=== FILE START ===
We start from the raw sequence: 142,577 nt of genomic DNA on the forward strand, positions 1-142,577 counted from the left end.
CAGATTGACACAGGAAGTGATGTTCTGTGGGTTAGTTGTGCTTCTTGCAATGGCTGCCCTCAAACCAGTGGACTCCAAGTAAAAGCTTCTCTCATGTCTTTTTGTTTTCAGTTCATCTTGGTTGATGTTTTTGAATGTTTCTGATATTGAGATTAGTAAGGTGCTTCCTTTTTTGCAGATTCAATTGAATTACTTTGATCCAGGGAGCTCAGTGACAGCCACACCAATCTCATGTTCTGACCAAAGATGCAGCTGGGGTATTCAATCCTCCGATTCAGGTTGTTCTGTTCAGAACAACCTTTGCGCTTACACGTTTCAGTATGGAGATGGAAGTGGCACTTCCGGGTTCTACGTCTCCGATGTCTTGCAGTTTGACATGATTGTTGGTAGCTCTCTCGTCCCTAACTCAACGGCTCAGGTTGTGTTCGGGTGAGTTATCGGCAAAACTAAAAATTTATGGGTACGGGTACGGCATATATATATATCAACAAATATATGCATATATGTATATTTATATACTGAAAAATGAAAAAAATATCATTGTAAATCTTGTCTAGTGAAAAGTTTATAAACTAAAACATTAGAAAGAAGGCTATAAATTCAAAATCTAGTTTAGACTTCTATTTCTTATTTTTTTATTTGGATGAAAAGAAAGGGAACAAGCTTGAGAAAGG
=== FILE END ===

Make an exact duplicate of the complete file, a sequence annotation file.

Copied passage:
We start from the raw sequence: 142,577 nt of genomic DNA on the forward strand, positions 1-142,577 counted from the left end.
CAGATTGACACAGGAAGTGATGTTCTGTGGGTTAGTTGTGCTTCTTGCAATGGCTGCCCTCAAACCAGTGGACTCCAAGTAAAAGCTTCTCTCATGTCTTTTTGTTTTCAGTTCATCTTGGTTGATGTTTTTGAATGTTTCTGATATTGAGATTAGTAAGGTGCTTCCTTTTTTGCAGATTCAATTGAATTACTTTGATCCAGGGAGCTCAGTGACAGCCACACCAATCTCATGTTCTGACCAAAGATGCAGCTGGGGTATTCAATCCTCCGATTCAGGTTGTTCTGTTCAGAACAACCTTTGCGCTTACACGTTTCAGTATGGAGATGGAAGTGGCACTTCCGGGTTCTACGTCTCCGATGTCTTGCAGTTTGACATGATTGTTGGTAGCTCTCTCGTCCCTAACTCAACGGCTCAGGTTGTGTTCGGGTGAGTTATCGGCAAAACTAAAAATTTATGGGTACGGGTACGGCATATATATATATCAACAAATATATGCATATATGTATATTTATATACTGAAAAATGAAAAAAATATCATTGTAAATCTTGTCTAGTGAAAAGTTTATAAACTAAAACATTAGAAAGAAGGCTATAAATTCAAAATCTAGTTTAGACTTCTATTTCTTATTTTTTTATTTGGATGAAAAGAAAGGGAACAAGCTTGAGAAAGG